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Q&A With Zac Thomas: Appalachian State Career, NFL Draft Preparation, Proving Critics Wrong

Zac Thomas hands off the football.

STATESBORO, GA - DECEMBER 12: Zac Thomas #12 of the Appalachian State Mountaineers hands the ball off to Nate Noel #20 during the first half of their game against the Georgia Southern Eagles at Allen E. Paulson Stadium on December 12, 2020 in Statesboro, Georgia. (Photo by Chris Thelen/Getty Images)

Zac Thomas has been flying under the radar throughout this draft process, but that's nothing new for the Appalachian State quarterback.

During his college career, Thomas completed 63.0 percent of his passes for 6,979 yards, 69 touchdowns and 23 interceptions. Additionally, he had 1,301 yards and 19 touchdowns on the ground. As a result, he cracked Appalachian State's top five for a handful of statistical categories.

While there are still certain areas of his game that need to improve, Thomas' dual-threat capabilities make him an intriguing prospect.

At his pro day, Thomas ran the 40-yard dash in 4.56 seconds and made plenty of solid throws in front of NFL scouts. It was a reminder to coaches and general managers that he has what it takes to be in the NFL.

We sat down with Zac Thomas to discuss his career at Appalachian State, the progress he's made during this draft process, what he wants to prove in the NFL and much more.

The Spun: I noticed you’ve been getting a lot of work in with your quarterback coach, Tony Racioppi. What has that been like?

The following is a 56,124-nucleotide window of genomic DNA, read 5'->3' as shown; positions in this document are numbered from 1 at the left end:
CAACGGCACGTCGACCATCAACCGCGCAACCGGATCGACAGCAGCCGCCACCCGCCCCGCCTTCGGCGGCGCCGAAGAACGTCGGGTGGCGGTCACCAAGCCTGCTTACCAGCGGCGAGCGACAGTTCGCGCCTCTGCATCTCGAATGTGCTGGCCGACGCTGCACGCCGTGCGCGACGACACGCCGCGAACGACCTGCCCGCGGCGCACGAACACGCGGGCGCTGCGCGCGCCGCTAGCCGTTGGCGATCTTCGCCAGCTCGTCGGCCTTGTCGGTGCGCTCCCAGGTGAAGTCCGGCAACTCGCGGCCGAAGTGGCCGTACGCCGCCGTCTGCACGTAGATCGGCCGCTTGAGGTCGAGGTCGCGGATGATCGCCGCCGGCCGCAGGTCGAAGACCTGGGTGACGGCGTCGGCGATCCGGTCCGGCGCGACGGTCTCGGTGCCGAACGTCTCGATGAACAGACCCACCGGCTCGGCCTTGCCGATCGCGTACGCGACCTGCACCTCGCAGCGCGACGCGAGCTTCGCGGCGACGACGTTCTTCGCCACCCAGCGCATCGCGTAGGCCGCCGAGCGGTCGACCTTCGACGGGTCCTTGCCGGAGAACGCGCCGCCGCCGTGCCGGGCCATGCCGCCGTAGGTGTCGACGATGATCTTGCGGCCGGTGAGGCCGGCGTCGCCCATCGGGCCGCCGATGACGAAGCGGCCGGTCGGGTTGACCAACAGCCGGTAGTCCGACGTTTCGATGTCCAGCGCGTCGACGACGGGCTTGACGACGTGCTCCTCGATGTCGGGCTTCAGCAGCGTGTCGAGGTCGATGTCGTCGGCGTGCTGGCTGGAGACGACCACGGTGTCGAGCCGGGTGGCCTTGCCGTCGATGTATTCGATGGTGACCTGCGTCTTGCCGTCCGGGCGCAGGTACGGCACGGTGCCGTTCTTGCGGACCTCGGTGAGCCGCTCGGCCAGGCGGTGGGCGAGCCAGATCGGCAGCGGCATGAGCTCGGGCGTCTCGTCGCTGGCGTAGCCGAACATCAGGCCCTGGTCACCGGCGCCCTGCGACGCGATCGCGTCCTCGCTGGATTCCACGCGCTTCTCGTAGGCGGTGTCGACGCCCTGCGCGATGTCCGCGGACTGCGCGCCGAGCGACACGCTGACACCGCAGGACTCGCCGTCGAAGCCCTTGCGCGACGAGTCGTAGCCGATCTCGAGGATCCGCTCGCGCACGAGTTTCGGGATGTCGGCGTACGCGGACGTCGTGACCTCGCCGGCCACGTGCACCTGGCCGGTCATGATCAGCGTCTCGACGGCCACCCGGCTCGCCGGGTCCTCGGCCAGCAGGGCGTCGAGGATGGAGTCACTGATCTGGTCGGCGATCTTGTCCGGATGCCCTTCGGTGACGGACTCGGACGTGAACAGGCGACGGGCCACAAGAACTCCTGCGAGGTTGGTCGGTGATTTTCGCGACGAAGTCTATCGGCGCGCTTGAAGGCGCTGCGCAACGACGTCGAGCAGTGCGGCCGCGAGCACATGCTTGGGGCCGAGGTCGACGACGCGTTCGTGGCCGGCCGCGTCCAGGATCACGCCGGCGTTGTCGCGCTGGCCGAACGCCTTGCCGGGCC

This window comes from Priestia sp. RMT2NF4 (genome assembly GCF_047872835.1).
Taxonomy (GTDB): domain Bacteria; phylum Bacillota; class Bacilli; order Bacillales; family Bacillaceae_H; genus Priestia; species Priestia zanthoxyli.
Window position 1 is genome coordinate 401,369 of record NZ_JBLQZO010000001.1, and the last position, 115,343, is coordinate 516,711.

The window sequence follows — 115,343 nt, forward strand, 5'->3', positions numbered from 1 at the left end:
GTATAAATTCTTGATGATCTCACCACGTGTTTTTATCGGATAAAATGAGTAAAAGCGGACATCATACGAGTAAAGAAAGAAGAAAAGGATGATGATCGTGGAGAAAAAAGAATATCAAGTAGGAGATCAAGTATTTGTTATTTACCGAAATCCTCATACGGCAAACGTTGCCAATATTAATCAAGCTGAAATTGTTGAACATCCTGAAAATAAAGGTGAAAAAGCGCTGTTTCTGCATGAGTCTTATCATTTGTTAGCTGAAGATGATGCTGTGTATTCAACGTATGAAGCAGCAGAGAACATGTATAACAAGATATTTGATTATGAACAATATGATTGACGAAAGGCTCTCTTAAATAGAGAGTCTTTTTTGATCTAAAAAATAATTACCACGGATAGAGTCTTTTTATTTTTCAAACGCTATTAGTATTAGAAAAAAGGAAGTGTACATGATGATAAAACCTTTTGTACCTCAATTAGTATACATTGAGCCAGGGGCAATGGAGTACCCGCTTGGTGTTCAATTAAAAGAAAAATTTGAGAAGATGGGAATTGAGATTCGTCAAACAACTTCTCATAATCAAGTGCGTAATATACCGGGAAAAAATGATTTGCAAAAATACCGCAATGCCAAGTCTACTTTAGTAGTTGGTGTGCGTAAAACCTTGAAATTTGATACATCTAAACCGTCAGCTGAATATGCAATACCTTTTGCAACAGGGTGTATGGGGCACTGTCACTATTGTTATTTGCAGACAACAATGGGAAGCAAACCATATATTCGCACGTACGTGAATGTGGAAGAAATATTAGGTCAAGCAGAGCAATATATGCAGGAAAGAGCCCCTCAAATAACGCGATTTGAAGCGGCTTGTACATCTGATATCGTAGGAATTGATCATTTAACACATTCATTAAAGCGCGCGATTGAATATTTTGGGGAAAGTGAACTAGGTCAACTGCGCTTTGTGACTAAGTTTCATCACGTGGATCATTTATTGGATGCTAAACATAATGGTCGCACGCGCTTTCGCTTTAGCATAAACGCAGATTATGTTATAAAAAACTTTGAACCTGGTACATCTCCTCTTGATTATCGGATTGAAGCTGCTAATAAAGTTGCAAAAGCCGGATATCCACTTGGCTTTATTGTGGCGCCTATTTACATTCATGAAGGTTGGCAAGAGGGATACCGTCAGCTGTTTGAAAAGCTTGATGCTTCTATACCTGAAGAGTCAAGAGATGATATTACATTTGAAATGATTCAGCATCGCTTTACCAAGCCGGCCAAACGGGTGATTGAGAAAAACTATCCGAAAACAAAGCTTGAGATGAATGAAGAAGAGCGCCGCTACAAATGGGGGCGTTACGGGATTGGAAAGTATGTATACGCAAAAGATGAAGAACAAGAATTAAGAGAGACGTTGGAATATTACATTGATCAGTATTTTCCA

Zac Thomas: It's been a great experience. At this point in your career, you have one goal in your mind and that’s to get better with your fundamentals. When I got there with Tony, we made a list of things I needed to work on and how I needed to go about those things to get better. The first couple of weeks were frustrating just because not everything was clicking like I wanted it to be, but things turned around and I performed very well at my pro day.

The Spun: What’d you make of your 40 time at your pro day?

ZT: The 40-yard dash went well. I knew I was going to run fast, so I was pleased with that. I thought throwing went really well. Everything was clicking and I got into a rhythm. When it came down to throwing, I started dialing up good throws - it was promising to see. A lot of teams told me I did well after my pro day was over, so I really appreciated that.

The Spun: What would you say is your go-to throw?

ZT: I’d say the best throw I can make is the comeback. That’s something I’ve always thrown well. That and the skinny post are my go-to throws.

The Spun: What was your favorite moment from your career at Appalachian State?

ZT: I’d say it was the Penn State game. That was my first start, so there were a lot of nerves going through my body. The coaches had to put a lot of trust in me and what not, and I felt like I proved myself to my coaches and teammates. I stepped up to the challenge and did the best I could. It was a defining moment from my career.